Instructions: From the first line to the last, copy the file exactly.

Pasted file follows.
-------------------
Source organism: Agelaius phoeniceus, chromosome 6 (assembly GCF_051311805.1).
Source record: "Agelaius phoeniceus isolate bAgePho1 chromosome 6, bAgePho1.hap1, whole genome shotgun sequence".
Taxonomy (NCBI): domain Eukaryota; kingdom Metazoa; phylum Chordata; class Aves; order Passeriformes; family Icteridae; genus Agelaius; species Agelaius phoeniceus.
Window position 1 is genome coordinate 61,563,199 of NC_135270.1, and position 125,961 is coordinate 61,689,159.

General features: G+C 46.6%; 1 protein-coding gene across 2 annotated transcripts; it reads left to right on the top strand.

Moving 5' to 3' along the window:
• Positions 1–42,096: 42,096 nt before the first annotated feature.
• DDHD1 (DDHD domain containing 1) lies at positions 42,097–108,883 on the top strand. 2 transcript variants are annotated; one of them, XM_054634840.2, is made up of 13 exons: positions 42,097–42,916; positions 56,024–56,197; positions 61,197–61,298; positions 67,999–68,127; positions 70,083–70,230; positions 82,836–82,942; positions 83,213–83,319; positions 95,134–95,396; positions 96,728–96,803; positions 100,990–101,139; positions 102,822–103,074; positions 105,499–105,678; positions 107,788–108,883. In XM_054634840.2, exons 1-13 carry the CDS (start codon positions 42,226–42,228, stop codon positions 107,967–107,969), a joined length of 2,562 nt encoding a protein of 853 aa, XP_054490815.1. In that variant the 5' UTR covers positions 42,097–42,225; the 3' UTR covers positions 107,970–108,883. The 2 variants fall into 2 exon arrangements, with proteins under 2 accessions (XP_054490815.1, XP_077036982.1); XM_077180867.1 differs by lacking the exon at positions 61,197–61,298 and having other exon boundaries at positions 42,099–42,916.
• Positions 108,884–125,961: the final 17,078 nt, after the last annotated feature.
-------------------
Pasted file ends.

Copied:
Source organism: Agelaius phoeniceus, chromosome 6 (assembly GCF_051311805.1).
Source record: "Agelaius phoeniceus isolate bAgePho1 chromosome 6, bAgePho1.hap1, whole genome shotgun sequence".
Taxonomy (NCBI): domain Eukaryota; kingdom Metazoa; phylum Chordata; class Aves; order Passeriformes; family Icteridae; genus Agelaius; species Agelaius phoeniceus.
Window position 1 is genome coordinate 61,563,199 of NC_135270.1, and position 125,961 is coordinate 61,689,159.

General features: G+C 46.6%; 1 protein-coding gene across 2 annotated transcripts; it reads left to right on the top strand.

Moving 5' to 3' along the window:
• Positions 1–42,096: 42,096 nt before the first annotated feature.
• DDHD1 (DDHD domain containing 1) lies at positions 42,097–108,883 on the top strand. 2 transcript variants are annotated; one of them, XM_054634840.2, is made up of 13 exons: positions 42,097–42,916; positions 56,024–56,197; positions 61,197–61,298; positions 67,999–68,127; positions 70,083–70,230; positions 82,836–82,942; positions 83,213–83,319; positions 95,134–95,396; positions 96,728–96,803; positions 100,990–101,139; positions 102,822–103,074; positions 105,499–105,678; positions 107,788–108,883. In XM_054634840.2, exons 1-13 carry the CDS (start codon positions 42,226–42,228, stop codon positions 107,967–107,969), a joined length of 2,562 nt encoding a protein of 853 aa, XP_054490815.1. In that variant the 5' UTR covers positions 42,097–42,225; the 3' UTR covers positions 107,970–108,883. The 2 variants fall into 2 exon arrangements, with proteins under 2 accessions (XP_054490815.1, XP_077036982.1); XM_077180867.1 differs by lacking the exon at positions 61,197–61,298 and having other exon boundaries at positions 42,099–42,916.
• Positions 108,884–125,961: the final 17,078 nt, after the last annotated feature.